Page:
Two randomized trials of canakinumab in systemic juvenile idiopathic arthritis

Nicolino Ruperto*, Hermine I. Brunner, Pierre Quartier, Tamás Constantin, Nico Wulffraat, Gerd Horneff, Riva Brik, Liza McCann, Ozgur Kasapcopur, Lidia Rutkowska-Sak, Rayfel Schneider, Yackov Berkun, Inmaculada Calvo, Muferet Erguven, Laurence Goffin, Michael Hofer, Tilmann Kallinich, Sheila K. Oliveira, Yosef Uziel, Stefania ViolaKiran Nistala, Carine Wouters, Rolando Cimaz, Manuel A. Ferrandiz, Berit Flato, Maria Luz Gamir, Isabelle Kone-Paut, Alexei Grom, Bo Magnusson, Seza Ozen, Flavio Sztajnbok, Karine Lheritier, Ken Abrams, Dennis Kim, Alberto Martini, Daniel J. Lovell

*Corresponding author for this work

Research output: Contribution to journalArticlepeer-review


BACKGROUND: Interleukin-1 is pivotal in the pathogenesis of systemic juvenile idiopathic arthritis (JIA). We assessed the efficacy and safety of canakinumab, a selective, fully human, anti-interleukin-1β monoclonal antibody, in two trials. METHODS:In trial 1, we randomly assigned patients, 2 to 19 years of age, with systemic JIA and active systemic features (fever; ≥2 active joints; C-reactive protein, >30 mg per liter; and glucocorticoid dose, ≤1.0 mg per kilogram of body weight per day), in a double-blind fashion, to a single subcutaneous dose of canakinumab (4 mg per kilogram) or placebo. The primary outcome, termed adapted JIA ACR 30 response, was defined as improvement of 30% or more in at least three of the six core criteria for JIA, worsening of more than 30% in no more than one of the criteria, and resolution of fever. In trial 2, after 32 weeks of open-label treatment with canakinumab, patients who had a response and underwent glucocorticoid tapering were randomly assigned to continued treatment with canakinumab or to placebo. The primary outcome was time to flare of systemic JIA. RESULTS: At day 15 in trial 1, more patients in the canakinumab group had an adapted JIA ACR 30 response (36 of 43 [84%], vs. 4 of 41 [10%] in the placebo group; P<0.001). In trial 2, among the 100 patients (of 177 in the open-label phase) who underwent randomization in the withdrawal phase, the risk of flare was lower among patients who continued to receive canakinumab than among those who were switched to placebo (74% of patients in the canakinumab group had no flare, vs. 25% in the placebo group, according to Kaplan-Meier estimates; hazard ratio, 0.36; P = 0.003). The average glucocorticoid dose was reduced from 0.34 to 0.05 mg per kilogram per day, and glucocorticoids were discontinued in 42 of 128 patients (33%). The macrophage activation syndrome occurred in 7 patients; infections were more frequent with canakinumab than with placebo. CONCLUSIONS: These two phase 3 studies show the efficacy of canakinumab in systemic JIA with active systemic features. (Funded by Novartis Pharma; numbers, NCT00889863 and NCT00886769.)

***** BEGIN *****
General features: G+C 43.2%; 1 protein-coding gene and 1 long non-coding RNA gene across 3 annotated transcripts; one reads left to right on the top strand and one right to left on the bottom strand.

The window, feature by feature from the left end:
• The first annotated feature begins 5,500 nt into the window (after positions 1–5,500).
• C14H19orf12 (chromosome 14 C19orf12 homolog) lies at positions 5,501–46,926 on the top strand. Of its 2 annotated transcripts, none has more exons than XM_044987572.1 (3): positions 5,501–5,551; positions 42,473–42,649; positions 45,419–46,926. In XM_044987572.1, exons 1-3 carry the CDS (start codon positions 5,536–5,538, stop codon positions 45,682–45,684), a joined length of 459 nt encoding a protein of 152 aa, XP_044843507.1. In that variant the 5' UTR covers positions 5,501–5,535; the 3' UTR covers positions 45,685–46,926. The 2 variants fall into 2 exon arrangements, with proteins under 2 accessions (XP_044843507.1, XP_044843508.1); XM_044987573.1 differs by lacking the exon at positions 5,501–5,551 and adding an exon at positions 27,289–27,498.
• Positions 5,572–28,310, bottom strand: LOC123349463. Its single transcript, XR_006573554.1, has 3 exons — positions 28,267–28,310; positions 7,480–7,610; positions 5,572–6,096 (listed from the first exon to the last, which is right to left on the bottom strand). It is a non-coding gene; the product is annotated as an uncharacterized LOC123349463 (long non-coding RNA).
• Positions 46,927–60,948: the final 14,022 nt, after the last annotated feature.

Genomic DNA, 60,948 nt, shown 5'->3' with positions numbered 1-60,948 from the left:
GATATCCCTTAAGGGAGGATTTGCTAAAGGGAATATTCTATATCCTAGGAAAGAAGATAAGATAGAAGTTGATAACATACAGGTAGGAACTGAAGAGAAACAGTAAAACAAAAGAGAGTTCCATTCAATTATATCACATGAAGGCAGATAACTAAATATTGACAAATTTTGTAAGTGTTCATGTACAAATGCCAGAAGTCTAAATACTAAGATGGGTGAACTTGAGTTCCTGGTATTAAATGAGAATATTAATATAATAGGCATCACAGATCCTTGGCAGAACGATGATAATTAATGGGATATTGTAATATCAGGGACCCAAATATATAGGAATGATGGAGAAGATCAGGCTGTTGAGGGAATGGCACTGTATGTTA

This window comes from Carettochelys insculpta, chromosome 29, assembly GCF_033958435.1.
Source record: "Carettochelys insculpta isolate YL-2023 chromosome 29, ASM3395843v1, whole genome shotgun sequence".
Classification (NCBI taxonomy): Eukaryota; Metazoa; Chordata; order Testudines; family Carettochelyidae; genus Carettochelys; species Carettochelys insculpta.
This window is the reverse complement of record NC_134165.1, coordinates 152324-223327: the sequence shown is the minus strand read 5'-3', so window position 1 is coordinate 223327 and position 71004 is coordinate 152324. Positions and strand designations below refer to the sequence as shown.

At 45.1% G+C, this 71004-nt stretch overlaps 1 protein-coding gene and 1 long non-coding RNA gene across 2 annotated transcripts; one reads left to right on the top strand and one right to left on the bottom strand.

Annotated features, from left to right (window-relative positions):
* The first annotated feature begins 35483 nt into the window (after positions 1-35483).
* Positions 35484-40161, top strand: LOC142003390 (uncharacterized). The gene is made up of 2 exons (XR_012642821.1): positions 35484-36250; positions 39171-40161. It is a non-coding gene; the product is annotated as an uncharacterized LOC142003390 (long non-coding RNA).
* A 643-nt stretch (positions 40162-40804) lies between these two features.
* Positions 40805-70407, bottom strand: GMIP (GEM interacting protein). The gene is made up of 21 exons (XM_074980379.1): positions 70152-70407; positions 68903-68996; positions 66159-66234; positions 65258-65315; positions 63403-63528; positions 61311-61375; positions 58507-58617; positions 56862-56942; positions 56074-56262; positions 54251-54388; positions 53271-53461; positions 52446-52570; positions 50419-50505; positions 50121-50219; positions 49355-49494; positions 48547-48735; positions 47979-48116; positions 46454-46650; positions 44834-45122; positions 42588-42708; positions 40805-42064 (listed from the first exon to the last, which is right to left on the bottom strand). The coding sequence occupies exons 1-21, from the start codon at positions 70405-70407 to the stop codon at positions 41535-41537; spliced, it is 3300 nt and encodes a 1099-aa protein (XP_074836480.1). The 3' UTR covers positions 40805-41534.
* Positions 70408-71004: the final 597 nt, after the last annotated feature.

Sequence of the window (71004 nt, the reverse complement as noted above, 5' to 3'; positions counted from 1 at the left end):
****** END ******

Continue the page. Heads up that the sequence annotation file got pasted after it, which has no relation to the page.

Original languageEnglish
Pages (from-to)2396-2406
Number of pages11
JournalNew England Journal of Medicine
Issue number25
StatePublished - 20 Dec 2012
Externally publishedYes


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